As described above, it is desirable that the expander member itself exhibits rather high tensile strength properties. This means exhibiting a burst pressure well in excess of 7 atmospheres while undergoing a radial expansion less than about 3-10 percent. The actual strength, of course, will depend on the relative tensile strength of the material and thickness of the material layer. In addition, these extruded materials are ones not prone to pinhole leaks in the process of the invention in most cases results in a mode of failure, should failure occur, in the form of a rapid rupture which releases the internal pressure over a considerable area in a short time frame so that damage to the vessel is minimized.
 By first drawing the tubular parison and subsequently blow molding same, biaxial orientation takes place whereby the PET layer 56, while remaining flexible, becomes strong as regards the inflation pressure at which the material will burst. When it is desired to bond the finished balloon onto the catheter body as illustrated in FIG. 5, the inner layer 48 of PVC can readily be bonded to an outer PVC tubular body 50 and to an inner tubular body 52, such as by adding adhesive 54 between the outer layer 56 and the inner layer 48. The space between the coaxially disposed tubes allows for injection of a balloon inflation fluid. Balloons produced in accordance with the invention may exhibit a burst pressure well in excess of 7 atmospheres while radially expanding less than about 3-10 percent. While the PVC layer 48 adds little to the burst strength of the composite, it does facilitate the attachment of the balloon to the exterior of the tubular catheter body.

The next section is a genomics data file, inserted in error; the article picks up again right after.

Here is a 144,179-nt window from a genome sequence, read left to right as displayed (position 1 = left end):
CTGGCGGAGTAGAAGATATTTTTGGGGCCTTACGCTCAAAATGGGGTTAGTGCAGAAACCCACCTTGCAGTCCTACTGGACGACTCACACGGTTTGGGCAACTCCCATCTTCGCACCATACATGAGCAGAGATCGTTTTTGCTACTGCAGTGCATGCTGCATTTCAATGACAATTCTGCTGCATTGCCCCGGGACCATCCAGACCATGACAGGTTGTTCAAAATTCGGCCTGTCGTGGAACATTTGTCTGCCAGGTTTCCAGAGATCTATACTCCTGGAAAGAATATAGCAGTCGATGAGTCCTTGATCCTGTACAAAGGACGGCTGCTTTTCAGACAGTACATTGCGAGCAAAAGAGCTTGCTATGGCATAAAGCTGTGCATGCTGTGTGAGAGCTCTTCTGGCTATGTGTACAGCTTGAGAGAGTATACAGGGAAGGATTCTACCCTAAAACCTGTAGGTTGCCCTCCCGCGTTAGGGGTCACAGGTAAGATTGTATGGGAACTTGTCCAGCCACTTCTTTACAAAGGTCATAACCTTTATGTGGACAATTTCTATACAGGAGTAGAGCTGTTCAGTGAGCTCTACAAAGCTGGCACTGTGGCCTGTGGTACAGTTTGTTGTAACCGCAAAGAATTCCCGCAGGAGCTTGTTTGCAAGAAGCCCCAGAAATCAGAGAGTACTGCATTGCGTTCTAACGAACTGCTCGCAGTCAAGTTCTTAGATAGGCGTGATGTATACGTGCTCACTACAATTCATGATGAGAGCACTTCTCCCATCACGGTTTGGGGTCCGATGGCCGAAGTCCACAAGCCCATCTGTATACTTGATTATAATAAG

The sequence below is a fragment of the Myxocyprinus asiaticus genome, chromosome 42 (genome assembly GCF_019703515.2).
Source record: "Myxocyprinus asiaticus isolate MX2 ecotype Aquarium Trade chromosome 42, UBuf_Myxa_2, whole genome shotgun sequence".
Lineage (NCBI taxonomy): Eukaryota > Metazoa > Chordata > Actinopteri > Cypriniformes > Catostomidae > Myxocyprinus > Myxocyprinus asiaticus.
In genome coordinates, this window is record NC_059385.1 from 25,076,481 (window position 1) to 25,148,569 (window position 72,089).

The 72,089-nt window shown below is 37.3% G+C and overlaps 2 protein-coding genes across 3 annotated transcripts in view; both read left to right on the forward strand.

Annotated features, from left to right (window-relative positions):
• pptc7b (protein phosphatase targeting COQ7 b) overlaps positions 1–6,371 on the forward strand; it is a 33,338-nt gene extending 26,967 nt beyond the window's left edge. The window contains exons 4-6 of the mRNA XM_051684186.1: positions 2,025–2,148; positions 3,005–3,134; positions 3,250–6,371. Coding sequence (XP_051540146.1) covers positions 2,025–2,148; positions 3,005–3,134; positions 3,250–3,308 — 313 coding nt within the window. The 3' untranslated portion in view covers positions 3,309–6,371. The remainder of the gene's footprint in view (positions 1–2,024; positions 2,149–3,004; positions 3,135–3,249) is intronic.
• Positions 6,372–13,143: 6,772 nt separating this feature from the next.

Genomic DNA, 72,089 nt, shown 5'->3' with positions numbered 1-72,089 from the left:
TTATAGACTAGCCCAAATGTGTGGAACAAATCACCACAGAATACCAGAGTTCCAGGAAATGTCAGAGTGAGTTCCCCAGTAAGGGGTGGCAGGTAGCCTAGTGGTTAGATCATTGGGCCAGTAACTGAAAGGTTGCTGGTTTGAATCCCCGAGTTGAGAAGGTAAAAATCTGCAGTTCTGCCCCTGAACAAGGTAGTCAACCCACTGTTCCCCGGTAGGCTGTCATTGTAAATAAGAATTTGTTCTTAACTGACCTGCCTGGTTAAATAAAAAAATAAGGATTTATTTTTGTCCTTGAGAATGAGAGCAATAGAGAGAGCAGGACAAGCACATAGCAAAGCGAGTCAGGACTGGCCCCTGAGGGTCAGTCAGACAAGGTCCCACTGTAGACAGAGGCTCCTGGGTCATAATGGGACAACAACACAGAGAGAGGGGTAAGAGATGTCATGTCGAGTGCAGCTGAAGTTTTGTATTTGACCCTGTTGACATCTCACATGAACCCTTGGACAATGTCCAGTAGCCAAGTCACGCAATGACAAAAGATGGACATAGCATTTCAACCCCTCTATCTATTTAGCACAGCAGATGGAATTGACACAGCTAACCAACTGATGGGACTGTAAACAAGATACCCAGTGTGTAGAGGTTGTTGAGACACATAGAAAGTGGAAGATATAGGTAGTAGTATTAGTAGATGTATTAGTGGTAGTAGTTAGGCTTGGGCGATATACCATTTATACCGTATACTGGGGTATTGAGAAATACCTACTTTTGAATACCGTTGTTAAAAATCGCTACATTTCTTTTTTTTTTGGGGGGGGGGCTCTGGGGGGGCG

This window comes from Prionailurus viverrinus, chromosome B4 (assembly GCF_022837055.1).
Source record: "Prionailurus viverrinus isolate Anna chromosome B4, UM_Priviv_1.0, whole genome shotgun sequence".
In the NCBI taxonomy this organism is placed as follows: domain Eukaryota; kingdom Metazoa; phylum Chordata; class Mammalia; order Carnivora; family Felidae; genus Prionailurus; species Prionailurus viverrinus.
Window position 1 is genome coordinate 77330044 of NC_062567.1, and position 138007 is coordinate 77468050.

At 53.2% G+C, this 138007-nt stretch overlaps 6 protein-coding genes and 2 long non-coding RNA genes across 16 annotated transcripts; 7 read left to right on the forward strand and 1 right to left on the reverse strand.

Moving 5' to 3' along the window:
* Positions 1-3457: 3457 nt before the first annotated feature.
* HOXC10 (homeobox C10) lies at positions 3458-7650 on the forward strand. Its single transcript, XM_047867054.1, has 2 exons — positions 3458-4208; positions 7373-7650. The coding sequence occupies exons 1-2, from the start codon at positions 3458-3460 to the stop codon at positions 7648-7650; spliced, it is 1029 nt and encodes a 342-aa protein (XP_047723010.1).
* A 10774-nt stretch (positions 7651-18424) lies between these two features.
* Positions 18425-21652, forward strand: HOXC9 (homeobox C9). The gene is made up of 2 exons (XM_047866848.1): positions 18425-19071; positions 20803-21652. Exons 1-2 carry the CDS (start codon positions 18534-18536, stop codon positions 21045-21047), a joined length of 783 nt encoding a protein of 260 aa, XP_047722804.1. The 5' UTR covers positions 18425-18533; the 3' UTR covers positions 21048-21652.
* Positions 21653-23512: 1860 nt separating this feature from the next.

If it is desired to increase the lubricity of the composite balloon, this may be accomplished by dipping or other coating the multilayer balloon in a suitable hydrophilic material such as polyvinylidol, N-vinylpyrolodone, hydrogels, etc.